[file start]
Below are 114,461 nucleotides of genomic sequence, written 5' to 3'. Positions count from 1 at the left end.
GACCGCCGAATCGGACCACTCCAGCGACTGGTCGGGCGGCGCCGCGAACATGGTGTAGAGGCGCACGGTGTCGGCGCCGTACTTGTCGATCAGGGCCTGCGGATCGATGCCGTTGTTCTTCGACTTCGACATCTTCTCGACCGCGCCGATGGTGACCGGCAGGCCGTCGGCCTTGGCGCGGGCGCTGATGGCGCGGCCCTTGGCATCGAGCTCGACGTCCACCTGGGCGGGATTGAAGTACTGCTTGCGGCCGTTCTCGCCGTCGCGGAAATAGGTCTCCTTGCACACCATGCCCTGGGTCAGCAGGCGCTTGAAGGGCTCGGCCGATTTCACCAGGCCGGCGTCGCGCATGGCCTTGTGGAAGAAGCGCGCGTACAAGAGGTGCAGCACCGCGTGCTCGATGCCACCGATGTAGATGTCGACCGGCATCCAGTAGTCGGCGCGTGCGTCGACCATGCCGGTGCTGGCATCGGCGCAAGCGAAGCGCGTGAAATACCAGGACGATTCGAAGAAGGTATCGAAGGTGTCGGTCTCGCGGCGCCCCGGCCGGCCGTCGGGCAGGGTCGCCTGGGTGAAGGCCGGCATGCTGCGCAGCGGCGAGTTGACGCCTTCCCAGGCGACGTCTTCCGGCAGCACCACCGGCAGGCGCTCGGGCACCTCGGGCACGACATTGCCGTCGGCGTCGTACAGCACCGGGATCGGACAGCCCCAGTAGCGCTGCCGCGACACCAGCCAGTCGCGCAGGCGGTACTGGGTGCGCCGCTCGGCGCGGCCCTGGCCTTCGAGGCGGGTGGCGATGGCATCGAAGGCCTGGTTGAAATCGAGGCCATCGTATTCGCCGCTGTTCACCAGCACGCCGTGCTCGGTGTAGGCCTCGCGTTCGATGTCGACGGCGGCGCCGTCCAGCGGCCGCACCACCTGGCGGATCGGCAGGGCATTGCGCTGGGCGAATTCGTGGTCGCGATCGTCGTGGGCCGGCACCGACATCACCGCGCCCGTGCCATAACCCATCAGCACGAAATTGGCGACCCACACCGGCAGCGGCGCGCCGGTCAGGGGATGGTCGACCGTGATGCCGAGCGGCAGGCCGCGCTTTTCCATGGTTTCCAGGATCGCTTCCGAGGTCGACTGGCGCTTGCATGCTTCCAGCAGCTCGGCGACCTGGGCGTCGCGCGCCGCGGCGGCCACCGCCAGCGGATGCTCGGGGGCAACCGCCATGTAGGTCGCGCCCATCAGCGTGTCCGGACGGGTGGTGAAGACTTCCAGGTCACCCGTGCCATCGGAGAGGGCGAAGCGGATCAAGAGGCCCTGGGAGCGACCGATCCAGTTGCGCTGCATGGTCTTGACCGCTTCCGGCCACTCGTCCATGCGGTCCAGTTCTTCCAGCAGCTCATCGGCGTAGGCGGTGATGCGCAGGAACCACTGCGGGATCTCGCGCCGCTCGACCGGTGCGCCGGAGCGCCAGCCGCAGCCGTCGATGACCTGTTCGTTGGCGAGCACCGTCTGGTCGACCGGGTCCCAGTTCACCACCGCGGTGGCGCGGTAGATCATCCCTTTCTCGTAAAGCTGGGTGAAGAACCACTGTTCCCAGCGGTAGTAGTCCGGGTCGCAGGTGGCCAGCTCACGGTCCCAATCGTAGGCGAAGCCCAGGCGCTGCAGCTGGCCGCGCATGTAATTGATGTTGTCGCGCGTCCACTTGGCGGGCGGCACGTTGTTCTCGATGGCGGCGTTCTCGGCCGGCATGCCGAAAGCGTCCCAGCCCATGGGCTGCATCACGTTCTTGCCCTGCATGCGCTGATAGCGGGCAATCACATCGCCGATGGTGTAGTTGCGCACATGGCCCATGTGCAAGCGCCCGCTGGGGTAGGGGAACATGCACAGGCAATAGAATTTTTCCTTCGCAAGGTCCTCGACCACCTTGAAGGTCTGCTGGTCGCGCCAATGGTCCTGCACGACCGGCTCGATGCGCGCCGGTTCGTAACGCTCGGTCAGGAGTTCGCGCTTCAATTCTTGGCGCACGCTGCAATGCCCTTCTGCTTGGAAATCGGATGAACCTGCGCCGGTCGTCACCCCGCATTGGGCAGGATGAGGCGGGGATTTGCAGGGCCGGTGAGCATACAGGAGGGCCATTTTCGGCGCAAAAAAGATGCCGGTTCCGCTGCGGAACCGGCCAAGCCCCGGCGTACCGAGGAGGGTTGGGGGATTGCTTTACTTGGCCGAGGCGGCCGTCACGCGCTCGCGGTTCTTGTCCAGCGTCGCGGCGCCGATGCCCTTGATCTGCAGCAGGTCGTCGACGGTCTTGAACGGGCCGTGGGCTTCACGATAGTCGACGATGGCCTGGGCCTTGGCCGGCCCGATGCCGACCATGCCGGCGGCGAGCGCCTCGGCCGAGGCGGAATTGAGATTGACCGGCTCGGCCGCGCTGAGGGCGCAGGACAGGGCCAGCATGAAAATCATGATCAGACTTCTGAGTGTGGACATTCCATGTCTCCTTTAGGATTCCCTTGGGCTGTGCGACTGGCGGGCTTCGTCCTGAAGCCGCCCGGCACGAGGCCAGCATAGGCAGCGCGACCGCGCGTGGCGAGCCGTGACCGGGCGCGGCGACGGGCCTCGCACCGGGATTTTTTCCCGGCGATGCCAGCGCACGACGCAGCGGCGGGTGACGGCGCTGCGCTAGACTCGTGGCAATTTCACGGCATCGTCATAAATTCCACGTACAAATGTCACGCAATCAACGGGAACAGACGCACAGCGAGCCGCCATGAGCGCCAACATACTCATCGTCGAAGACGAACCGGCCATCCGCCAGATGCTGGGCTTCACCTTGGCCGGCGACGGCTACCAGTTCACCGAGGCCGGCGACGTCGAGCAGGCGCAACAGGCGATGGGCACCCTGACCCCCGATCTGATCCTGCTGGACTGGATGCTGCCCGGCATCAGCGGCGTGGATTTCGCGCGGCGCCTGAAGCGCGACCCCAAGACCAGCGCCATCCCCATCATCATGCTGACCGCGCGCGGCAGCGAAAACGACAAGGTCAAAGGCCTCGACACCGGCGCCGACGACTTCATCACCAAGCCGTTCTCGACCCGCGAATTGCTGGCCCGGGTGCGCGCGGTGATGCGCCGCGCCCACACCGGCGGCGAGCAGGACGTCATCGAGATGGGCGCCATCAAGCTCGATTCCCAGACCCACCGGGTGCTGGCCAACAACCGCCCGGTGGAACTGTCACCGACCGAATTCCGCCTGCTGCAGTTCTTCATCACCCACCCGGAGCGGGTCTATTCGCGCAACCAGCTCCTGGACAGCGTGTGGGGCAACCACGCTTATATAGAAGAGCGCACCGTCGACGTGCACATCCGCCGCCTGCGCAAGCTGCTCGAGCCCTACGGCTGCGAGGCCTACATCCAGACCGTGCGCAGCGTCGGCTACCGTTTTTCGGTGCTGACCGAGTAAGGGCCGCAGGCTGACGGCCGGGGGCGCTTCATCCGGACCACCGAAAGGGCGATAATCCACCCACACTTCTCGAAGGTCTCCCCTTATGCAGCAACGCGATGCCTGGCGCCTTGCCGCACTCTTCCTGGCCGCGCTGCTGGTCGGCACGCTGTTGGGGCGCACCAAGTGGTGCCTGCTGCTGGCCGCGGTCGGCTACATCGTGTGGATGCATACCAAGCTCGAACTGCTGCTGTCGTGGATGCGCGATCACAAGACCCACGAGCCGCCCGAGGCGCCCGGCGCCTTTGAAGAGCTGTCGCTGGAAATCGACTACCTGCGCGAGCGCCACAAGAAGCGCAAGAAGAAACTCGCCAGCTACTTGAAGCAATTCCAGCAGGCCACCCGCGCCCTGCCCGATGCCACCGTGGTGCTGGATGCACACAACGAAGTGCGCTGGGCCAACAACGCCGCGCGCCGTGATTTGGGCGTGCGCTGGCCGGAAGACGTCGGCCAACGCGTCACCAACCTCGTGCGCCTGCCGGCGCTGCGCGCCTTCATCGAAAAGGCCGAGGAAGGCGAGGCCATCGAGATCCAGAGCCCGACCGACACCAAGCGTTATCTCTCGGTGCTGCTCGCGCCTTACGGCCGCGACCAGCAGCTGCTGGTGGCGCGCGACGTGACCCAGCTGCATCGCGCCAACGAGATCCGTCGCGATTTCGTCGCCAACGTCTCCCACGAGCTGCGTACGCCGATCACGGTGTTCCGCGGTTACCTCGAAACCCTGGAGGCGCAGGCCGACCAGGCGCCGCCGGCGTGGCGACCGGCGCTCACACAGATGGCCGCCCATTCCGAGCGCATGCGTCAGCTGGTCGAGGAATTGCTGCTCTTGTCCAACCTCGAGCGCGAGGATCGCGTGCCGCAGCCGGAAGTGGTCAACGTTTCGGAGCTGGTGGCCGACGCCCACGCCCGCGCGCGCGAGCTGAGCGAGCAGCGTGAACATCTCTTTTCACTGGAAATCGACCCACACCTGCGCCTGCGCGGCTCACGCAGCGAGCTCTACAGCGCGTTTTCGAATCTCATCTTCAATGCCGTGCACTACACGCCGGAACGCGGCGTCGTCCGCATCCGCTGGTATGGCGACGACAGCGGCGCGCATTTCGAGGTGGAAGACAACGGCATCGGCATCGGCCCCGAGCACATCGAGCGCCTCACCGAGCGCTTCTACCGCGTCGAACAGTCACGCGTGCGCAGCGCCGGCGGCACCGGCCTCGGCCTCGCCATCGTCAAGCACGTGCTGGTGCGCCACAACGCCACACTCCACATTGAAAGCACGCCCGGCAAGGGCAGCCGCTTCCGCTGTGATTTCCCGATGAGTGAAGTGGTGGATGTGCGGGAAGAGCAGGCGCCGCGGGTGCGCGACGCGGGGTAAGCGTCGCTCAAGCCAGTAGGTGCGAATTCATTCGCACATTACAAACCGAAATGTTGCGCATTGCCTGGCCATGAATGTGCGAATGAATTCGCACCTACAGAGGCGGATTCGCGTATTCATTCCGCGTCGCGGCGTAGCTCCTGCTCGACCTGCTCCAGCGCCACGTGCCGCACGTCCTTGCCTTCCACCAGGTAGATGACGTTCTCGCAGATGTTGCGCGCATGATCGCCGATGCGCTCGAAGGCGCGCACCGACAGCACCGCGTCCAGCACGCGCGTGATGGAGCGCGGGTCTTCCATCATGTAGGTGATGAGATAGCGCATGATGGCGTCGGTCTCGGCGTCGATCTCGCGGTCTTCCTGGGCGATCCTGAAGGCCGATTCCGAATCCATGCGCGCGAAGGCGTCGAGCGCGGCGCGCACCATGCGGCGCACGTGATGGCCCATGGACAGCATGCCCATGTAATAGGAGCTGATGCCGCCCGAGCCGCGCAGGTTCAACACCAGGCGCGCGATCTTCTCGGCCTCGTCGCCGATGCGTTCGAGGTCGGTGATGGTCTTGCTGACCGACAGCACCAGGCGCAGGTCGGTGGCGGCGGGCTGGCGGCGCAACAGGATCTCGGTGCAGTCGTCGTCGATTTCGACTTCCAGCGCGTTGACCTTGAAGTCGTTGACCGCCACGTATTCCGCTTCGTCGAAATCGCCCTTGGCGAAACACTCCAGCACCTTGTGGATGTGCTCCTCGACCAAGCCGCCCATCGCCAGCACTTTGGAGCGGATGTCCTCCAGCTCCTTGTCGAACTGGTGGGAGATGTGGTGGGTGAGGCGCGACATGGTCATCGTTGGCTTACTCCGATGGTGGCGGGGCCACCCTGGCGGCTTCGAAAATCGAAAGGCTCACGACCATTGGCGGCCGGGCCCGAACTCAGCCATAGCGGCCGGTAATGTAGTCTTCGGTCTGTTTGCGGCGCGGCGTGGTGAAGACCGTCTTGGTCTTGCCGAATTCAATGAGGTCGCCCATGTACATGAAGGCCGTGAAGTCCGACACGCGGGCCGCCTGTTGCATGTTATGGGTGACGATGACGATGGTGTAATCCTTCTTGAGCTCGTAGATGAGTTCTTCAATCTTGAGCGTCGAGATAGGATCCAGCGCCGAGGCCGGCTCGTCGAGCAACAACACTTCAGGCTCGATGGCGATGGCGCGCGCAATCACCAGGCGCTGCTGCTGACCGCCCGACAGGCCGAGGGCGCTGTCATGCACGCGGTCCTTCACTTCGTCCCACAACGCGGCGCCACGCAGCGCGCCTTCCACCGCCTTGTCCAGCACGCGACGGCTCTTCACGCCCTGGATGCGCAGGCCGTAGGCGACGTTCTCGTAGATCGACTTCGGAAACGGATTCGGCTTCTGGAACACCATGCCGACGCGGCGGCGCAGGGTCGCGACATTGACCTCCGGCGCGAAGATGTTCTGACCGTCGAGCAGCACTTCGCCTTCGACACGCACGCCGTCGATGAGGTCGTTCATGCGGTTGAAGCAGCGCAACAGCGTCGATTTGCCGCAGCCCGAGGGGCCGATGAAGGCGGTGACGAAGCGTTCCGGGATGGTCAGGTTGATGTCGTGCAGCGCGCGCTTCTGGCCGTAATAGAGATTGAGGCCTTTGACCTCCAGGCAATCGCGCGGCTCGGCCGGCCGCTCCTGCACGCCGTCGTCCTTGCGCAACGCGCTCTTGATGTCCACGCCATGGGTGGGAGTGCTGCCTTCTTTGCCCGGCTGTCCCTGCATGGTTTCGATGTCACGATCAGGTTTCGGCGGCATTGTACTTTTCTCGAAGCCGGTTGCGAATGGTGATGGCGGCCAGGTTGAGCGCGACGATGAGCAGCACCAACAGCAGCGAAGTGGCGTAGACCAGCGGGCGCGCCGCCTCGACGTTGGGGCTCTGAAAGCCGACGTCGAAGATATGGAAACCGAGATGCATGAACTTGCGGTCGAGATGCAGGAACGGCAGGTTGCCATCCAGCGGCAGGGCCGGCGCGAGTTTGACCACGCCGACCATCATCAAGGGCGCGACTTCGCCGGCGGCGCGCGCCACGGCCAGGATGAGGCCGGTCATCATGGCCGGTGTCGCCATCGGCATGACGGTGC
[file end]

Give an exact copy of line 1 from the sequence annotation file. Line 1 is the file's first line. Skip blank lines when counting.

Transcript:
Below are 114,461 nucleotides of genomic sequence, written 5' to 3'. Positions count from 1 at the left end.